As Teri mentioned earlier this week, for Halloween we are writing about the masks we wear as adults in our everyday lives. Some masks are made to look scary, some beautiful, and some sad, some sexy or confident. All of the masks cover the authentic self of the person who wears them. Yesterday Tamera did a great job when she wrote about the mask of shame. Shame is a trickster, just like our topic today: Addictions. What is Addiction?
Addiction is simply defined as the uncontrollable compulsive need of an individual to engage in a certain activity or use a substance even in the face of negative consequences. Alcoholism, drug addiction, gambling, sex addiction, compulsive overeating, workaholism, and compulsive over exercise are all examples of addiction. Over or misuse of drugs, alcohol, work, or sex can lead to the brain disease addiction when combined with a family history and continued abuse. In the end, addiction is a barrier, or wall we put up to cope with, cover, or quiet, defend, or protect our authentic self. Over the course of addiction, one becomes distant from his or her authentic self without knowing it. The addict identity has been cemented to the individual’s self concept with shame and reinforced by regret.
How Do We Wear a Mask of Addiction?
"Without wearing any mask we are conscious of, we have a special face for each friend.” -Oliver Wendell Holmes.
We wear masks for two main reasons. The first is to protect ourselves, and the second is to protect others. In the first case, we wear masks to hide our true identity, our wishes, our dreams, our desires, or lack thereof from others. We feel that we are not “ok” the way we truly are. We use these masks to pretend we are someone we are not to avoid pain or rejection from others. Addicts use drinking or drug of choice to help keep people away from their true selves. No one can ever truly get to know you if you only show them your altered self. Your spouse cannot love the real you, or reject the authentic you when you wear your mask of addiction. Addictions of a sexual nature like pornography and internet relationships are masks or distractions to keep ourselves from becoming truly intimate with another human being.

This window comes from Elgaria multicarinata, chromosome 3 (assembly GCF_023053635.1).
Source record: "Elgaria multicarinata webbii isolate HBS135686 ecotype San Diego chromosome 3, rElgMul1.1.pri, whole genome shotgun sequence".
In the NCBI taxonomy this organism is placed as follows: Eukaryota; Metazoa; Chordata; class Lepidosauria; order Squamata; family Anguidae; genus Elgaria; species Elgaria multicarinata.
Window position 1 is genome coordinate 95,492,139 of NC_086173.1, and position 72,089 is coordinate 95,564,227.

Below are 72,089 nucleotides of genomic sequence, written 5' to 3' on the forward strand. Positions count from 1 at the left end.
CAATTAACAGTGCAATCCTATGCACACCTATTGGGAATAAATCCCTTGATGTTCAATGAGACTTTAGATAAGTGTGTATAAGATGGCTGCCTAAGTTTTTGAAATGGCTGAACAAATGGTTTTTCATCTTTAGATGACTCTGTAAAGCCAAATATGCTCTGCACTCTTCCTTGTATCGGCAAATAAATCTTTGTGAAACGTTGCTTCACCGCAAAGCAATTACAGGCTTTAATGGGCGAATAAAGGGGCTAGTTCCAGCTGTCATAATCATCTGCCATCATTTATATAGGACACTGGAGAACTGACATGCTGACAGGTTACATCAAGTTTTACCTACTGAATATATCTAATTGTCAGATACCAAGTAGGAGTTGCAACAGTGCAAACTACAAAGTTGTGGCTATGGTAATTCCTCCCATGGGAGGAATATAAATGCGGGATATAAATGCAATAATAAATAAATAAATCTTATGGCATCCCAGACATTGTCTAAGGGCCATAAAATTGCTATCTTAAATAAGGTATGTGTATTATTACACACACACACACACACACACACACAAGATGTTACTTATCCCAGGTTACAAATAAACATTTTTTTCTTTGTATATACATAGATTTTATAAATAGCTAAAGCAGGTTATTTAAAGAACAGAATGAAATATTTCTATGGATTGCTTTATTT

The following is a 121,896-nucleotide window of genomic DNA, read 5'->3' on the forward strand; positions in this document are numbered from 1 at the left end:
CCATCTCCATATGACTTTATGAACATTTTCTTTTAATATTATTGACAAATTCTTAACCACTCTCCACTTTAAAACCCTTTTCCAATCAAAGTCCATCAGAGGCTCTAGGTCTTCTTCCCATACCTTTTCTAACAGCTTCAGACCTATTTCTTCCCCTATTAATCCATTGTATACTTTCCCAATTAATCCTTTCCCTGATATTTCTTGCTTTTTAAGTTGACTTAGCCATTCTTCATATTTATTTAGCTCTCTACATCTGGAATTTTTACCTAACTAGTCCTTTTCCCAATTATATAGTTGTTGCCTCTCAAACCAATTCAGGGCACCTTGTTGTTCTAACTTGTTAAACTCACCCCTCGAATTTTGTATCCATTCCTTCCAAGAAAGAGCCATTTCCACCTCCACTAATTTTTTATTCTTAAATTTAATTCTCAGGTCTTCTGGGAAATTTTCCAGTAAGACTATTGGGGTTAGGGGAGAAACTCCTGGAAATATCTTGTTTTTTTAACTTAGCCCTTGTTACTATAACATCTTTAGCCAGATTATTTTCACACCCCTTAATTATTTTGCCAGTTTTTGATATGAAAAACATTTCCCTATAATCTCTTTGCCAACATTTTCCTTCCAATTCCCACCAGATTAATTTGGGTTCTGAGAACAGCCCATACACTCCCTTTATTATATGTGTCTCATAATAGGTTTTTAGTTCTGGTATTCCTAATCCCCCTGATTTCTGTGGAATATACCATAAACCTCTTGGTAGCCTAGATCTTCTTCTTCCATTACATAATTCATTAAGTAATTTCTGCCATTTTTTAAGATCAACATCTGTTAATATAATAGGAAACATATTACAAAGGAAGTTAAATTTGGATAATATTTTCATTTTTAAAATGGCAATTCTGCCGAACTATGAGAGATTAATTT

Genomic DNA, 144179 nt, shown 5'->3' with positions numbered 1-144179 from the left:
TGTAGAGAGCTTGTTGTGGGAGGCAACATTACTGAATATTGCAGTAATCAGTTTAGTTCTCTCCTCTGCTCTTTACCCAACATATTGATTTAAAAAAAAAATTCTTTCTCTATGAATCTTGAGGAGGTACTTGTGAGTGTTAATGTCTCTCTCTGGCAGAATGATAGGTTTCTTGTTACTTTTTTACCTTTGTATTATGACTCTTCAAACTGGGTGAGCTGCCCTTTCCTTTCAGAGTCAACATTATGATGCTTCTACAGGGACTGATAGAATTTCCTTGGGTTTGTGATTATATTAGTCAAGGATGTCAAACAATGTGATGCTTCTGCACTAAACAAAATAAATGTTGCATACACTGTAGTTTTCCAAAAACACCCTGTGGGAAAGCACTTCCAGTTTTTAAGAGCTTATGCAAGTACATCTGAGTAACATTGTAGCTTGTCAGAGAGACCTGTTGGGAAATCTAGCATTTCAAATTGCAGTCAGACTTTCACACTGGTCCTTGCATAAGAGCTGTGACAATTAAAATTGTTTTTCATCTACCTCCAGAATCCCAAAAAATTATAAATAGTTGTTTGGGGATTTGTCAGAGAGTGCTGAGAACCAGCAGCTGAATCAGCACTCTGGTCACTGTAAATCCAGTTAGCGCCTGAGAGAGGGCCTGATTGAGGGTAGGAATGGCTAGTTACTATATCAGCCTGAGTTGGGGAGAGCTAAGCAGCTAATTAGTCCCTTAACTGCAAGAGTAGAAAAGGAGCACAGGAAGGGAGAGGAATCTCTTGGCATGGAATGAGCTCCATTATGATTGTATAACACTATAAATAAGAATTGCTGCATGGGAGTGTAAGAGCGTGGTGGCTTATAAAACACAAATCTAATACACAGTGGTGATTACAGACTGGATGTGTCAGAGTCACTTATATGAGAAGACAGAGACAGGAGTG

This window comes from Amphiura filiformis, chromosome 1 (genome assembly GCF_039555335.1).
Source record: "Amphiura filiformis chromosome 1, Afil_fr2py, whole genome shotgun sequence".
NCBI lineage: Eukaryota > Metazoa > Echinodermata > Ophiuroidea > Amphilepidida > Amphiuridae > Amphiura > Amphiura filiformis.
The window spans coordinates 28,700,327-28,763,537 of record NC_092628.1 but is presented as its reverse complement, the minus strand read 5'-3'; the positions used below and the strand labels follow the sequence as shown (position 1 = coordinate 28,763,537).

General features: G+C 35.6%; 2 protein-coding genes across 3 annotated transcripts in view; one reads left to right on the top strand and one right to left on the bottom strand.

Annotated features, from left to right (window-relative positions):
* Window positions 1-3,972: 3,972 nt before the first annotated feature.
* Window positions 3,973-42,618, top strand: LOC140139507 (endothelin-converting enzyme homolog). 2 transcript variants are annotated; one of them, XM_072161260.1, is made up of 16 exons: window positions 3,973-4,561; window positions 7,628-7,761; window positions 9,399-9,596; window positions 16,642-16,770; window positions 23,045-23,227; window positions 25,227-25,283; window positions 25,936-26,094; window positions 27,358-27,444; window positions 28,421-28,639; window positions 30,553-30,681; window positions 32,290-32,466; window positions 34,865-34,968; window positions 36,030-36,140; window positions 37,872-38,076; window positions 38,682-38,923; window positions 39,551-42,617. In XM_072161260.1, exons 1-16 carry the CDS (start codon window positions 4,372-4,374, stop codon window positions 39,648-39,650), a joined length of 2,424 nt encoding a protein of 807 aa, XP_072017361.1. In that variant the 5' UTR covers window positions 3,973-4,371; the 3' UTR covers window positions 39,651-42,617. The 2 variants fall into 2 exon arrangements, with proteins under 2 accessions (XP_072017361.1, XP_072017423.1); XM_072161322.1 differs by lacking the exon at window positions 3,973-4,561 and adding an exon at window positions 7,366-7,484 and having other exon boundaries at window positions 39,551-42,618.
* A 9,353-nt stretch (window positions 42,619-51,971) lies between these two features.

Mostly the mask of addiction keeps us from discovering and being with our authentic selves. We do not like the way we feel in crowds, so put on that mask and have a drink. We do not like that we cannot control our thoughts, so smoke a joint. We cannot stand to look in the mirror at our imperfect bodies, so mask it with compulsive exercise. We do not accept the fact that with true intimacy comes vulnerability, so mask it with shallow encounters with multiple sex partners.
When we wear the mask of addiction to protect others, it is usually tied in with Codependency. Based on flawed thinking, we want to be who others want us to be, so we use alcohol or drugs to become that person, or to wear that mask. This mask is worn in pubic, to work, to parties, on dates, to please and cope with people you have to be with. This mask helps alter you to meet the perceptions of others. Unfortunately, your coworkers, friends, spouse, peers do not see the authentic you, but who you believe they want to see. Since addicts use "stinking thinking" to make decisions, the perceptions of what others want is likely flawed. With this mask, you cheat yourself, and others out the experience of knowing you.
If you are struggling with addictions, please reach out for help. Addiction is a medical condition that should be treated with professional help. You may have an addiction, but your true authentic self is not an addict. You are not your addiction. You are not your mask.
Please stay tuned while Natalie and Joleen reveal more masks this Halloween week!
Written by Alexa Griffith, LMHC, LCAC, NCC, RPT
Alexa Griffith, LMHC, LCAC, NCC, RPT is a licensed therapist and Registered Play Therapist at Imagine Hope Counseling Group. Alexa enjoys doing marriage counseling, individual counseling, couples and relationship counseling. Alexa also does play therapy, family counseling, child counseling, and adolescent counseling. Imagine Hope serves the Indianapolis area, including the surrounding areas of Carmel, Fishers, Noblesville, Zionsville, and Westfield